1. MP3 Generation Risk Losing Their Sense

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    from Lee Memorial Health System / Added

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    Deafness used to be associated with aging, until music players started getting personal. Father of two Brent Brocker frequently carried a tune. “The old Walkman used to have the foam ears and that’s what I grew up wearing,” says Brocker. But times have changed and so has technology, intensifying the listening experience, and blasting ears in the process. The MP3 generation is already losing their senses. “There was a study that shows that 12% of kids between the age of 6 and 19 years of age having hearing loss and its suspected because of the MP3 generation, the iPod generation, listening to music at loud volumes,” says Dr. Pierre Loredo, who is a pediatrician with Lee Memorial Health System. We’ve turned into a headphone society- using headsets and ear buds to listen to music, play video games, talk on the phone even drown out other noises. For each five decibel increase in volume, you lessen the amount of time you can safely listen. The recommended threshold is 85. “When you get 105 decibels this is where after you’ve been doing it for 30-35 minutes you actually do have some damage to your hearing,” says Dr. Loredo. The CDC lists signs of noise induced hearing loss, including: muffled hearing, difficulty distinguishing sounds such as telephones or doorbells, trouble understanding phone conversations and constantly turning up the TV volume. Any of these require a sound check. “I don’t allow them to go over half the volume. If they can’t hear it then they’re going to have to unplug it,” says Brocker. “If you can hear the music that means it’s way too loud,” says Dr. Loredo. Tuning into your child’s listening habits may help them hang on to their senses. View More Health Matters video segments at leememorial.org/healthmatters/ Lee Memorial Health System in Fort Myers, FL is the largest network of medical care facilities in Southwest Florida and is highly respected for its expertise, innovation and quality of care. For nearly a century, we’ve been providing our community with everything from primary care treatment to highly specialized care services and robotic assisted surgeries. Visit leememorial.org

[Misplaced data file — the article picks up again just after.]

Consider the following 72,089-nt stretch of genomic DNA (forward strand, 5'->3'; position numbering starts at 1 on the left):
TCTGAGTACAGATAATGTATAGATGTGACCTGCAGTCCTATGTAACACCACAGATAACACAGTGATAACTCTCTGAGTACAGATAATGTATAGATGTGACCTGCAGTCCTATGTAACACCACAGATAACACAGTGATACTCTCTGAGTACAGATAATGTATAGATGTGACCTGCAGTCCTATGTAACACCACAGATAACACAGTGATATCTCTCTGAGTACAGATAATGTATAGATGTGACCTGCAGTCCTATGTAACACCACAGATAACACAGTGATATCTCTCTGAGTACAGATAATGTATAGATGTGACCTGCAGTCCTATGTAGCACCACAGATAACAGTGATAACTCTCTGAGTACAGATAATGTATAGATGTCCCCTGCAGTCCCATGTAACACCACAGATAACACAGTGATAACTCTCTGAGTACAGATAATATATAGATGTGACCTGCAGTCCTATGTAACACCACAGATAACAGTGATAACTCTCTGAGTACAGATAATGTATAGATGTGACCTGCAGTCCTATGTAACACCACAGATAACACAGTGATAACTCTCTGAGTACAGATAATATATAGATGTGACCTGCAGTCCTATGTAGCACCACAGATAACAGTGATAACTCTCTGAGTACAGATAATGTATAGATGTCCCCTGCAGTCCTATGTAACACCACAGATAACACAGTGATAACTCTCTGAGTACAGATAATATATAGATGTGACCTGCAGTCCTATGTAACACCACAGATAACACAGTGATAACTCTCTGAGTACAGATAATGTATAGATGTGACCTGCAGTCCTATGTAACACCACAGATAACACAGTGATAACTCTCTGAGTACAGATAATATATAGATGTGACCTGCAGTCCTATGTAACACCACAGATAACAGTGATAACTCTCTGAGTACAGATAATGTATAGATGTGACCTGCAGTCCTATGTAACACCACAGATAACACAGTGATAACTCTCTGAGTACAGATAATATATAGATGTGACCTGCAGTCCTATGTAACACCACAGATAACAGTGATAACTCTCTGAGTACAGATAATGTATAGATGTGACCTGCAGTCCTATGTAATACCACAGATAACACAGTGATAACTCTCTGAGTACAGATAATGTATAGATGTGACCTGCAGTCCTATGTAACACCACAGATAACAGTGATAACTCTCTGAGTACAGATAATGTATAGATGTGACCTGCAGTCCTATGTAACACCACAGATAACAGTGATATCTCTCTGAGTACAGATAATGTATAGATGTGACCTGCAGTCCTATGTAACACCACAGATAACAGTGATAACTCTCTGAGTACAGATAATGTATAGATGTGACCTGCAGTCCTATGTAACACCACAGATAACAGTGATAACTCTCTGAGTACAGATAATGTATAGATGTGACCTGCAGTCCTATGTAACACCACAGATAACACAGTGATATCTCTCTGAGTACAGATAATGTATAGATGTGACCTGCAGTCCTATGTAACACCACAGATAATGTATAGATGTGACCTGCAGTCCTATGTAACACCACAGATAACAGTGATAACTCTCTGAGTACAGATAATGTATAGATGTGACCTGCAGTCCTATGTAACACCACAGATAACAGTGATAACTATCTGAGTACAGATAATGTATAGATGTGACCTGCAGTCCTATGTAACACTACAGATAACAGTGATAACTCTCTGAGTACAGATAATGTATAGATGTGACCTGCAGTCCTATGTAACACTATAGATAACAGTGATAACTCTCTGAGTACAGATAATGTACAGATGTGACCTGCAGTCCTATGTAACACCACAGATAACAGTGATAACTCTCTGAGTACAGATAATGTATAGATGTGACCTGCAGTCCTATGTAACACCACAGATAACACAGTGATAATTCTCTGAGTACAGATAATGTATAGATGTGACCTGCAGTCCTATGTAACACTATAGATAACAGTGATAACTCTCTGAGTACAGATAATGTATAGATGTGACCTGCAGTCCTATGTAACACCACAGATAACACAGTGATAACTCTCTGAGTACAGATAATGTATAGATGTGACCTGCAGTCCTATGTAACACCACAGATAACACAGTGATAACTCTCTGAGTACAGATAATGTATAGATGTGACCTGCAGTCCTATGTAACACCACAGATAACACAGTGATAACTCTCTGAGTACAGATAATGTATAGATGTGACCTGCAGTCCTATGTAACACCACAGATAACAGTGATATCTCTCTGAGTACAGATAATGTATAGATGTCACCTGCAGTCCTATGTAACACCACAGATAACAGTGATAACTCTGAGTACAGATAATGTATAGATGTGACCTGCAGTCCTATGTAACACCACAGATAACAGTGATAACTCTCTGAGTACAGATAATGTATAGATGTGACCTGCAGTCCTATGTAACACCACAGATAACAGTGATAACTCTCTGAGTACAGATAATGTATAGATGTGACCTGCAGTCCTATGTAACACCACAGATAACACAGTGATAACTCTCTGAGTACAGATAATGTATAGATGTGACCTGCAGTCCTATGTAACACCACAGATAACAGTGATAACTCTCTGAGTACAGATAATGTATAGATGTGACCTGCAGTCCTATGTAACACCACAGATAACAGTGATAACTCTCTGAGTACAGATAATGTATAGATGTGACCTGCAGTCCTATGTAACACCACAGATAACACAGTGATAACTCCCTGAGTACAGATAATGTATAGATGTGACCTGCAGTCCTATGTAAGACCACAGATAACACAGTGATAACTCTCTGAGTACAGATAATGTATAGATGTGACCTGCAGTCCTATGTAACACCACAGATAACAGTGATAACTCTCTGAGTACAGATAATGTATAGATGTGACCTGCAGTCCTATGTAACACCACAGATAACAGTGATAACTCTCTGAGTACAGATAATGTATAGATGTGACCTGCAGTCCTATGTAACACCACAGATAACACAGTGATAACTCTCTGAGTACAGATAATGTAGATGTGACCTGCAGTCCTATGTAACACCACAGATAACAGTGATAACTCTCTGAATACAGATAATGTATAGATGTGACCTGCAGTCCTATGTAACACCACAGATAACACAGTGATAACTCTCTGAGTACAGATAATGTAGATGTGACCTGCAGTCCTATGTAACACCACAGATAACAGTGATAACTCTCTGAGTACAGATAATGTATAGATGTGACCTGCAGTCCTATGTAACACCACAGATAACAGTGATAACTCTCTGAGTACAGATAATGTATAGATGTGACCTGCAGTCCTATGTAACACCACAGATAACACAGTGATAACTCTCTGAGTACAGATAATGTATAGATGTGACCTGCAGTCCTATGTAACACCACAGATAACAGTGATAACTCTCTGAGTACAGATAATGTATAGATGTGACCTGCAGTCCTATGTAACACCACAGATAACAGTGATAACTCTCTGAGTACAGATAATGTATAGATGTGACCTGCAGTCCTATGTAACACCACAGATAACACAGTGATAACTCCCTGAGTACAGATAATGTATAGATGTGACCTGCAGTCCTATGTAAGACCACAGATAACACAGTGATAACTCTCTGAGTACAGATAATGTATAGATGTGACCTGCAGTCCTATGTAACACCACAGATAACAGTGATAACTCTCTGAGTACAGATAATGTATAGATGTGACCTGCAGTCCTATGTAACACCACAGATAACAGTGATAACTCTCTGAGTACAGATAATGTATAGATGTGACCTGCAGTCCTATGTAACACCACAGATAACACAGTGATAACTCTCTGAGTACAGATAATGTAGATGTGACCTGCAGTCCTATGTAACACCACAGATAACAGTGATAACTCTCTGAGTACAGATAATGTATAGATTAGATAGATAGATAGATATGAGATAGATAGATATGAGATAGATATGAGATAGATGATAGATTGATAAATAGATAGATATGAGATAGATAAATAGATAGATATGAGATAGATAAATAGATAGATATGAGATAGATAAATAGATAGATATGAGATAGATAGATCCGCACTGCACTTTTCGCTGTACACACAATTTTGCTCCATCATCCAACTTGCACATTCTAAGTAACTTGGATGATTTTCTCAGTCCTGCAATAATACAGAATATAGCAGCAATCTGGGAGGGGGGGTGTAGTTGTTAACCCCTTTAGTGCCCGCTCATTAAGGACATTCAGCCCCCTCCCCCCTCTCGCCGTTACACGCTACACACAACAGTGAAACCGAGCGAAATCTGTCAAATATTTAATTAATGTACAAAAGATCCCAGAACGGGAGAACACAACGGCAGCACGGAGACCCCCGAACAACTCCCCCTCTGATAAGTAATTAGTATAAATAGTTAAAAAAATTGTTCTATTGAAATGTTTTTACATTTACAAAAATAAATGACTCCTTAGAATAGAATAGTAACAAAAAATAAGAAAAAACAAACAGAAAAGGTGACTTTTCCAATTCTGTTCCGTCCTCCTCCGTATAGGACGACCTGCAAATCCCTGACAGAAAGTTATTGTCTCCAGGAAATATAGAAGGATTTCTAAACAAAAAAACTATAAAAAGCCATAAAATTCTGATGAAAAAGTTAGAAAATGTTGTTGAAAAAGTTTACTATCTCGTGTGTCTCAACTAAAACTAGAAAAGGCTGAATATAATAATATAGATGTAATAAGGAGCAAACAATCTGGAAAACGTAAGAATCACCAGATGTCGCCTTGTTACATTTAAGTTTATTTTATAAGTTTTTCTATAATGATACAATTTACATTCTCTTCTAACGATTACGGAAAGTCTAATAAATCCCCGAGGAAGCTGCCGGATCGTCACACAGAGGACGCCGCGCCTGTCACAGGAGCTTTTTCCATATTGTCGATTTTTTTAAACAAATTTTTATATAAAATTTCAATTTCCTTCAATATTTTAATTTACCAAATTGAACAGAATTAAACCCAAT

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    • Kid’s Hearing: Turn Down the Volume

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      from Lee Memorial Health System / Added

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      Headphones and hearing loss- all the warnings are falling on deaf ears. Kids in particular are feeling the brunt. “Recently there was a study that shows that 12% of kids between the age of 6 and 19 years of age having hearing loss. And it’s suspected because of the MP3 generation, the iPod generation, listening to music at loud volumes,” says Dr. Pierre Loredo, pediatrician with Lee Memorial Health System. Hearing loss in teenagers is up 30% since the 80s and 90s. Yes, you heard that right. Today, one in five teens has a deficit. The reason could be two-fold. Kids today are listening louder and longer. “You really should follow what’s known as the 60/60 rule and that’s no longer than 60% of the volume and no more than 60 minutes without giving yourself an extra hour break,” says Dr. Loredo. There is a danger that children with a hearing loss may suffer in school. When grades start dropping, parents and teachers look for answer and may mistake their inattention for something else. “A lot of time we’ll have kids come in for behavioral problems and they’ll get diagnosed with ADHD. The parents will think ‘my poor child doesn’t pay attention in class, the teacher says he is always daydreaming’. And it turns out that child actually has hearing loss,” says Dr. Loredo. Experts say it’s important to tune into what your child is doing. Talk to them about the audio limiting feature on their music players. And if you can hear music coming from their headphones- it’s much too loud. View More Health Matters video segments at leememorial.org/healthmatters/ Lee Memorial Health System in Fort Myers, FL is the largest network of medical care facilities in Southwest Florida and is highly respected for its expertise, innovation and quality of care. For nearly a century, we’ve been providing our community with everything from primary care treatment to highly specialized care services and robotic assisted surgeries. Visit leememorial.org

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